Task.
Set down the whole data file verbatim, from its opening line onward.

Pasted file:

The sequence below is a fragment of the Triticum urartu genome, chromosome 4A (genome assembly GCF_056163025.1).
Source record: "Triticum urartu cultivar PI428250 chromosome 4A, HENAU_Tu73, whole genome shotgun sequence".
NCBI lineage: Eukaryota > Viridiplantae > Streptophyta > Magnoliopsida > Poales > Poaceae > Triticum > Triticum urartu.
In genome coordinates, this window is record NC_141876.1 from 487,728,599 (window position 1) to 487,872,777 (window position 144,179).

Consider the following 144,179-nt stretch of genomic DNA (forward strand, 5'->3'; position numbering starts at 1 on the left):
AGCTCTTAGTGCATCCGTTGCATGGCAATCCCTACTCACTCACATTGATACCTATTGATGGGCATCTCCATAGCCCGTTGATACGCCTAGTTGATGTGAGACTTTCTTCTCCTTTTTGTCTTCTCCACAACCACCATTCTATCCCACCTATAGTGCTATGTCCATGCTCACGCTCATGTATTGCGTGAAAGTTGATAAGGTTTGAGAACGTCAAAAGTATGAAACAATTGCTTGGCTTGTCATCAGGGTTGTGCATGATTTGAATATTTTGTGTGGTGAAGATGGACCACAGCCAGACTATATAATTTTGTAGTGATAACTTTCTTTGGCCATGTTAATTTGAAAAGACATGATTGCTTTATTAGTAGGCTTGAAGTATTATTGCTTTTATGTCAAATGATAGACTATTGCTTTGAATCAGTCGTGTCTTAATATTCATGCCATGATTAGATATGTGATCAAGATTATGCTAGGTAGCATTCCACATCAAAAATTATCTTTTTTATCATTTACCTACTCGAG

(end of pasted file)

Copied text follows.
The sequence below is a fragment of the Triticum urartu genome, chromosome 4A (genome assembly GCF_056163025.1).
Source record: "Triticum urartu cultivar PI428250 chromosome 4A, HENAU_Tu73, whole genome shotgun sequence".
NCBI lineage: Eukaryota > Viridiplantae > Streptophyta > Magnoliopsida > Poales > Poaceae > Triticum > Triticum urartu.
In genome coordinates, this window is record NC_141876.1 from 487,728,599 (window position 1) to 487,872,777 (window position 144,179).

Consider the following 144,179-nt stretch of genomic DNA (forward strand, 5'->3'; position numbering starts at 1 on the left):
AGCTCTTAGTGCATCCGTTGCATGGCAATCCCTACTCACTCACATTGATACCTATTGATGGGCATCTCCATAGCCCGTTGATACGCCTAGTTGATGTGAGACTTTCTTCTCCTTTTTGTCTTCTCCACAACCACCATTCTATCCCACCTATAGTGCTATGTCCATGCTCACGCTCATGTATTGCGTGAAAGTTGATAAGGTTTGAGAACGTCAAAAGTATGAAACAATTGCTTGGCTTGTCATCAGGGTTGTGCATGATTTGAATATTTTGTGTGGTGAAGATGGACCACAGCCAGACTATATAATTTTGTAGTGATAACTTTCTTTGGCCATGTTAATTTGAAAAGACATGATTGCTTTATTAGTAGGCTTGAAGTATTATTGCTTTTATGTCAAATGATAGACTATTGCTTTGAATCAGTCGTGTCTTAATATTCATGCCATGATTAGATATGTGATCAAGATTATGCTAGGTAGCATTCCACATCAAAAATTATCTTTTTTATCATTTACCTACTCGAG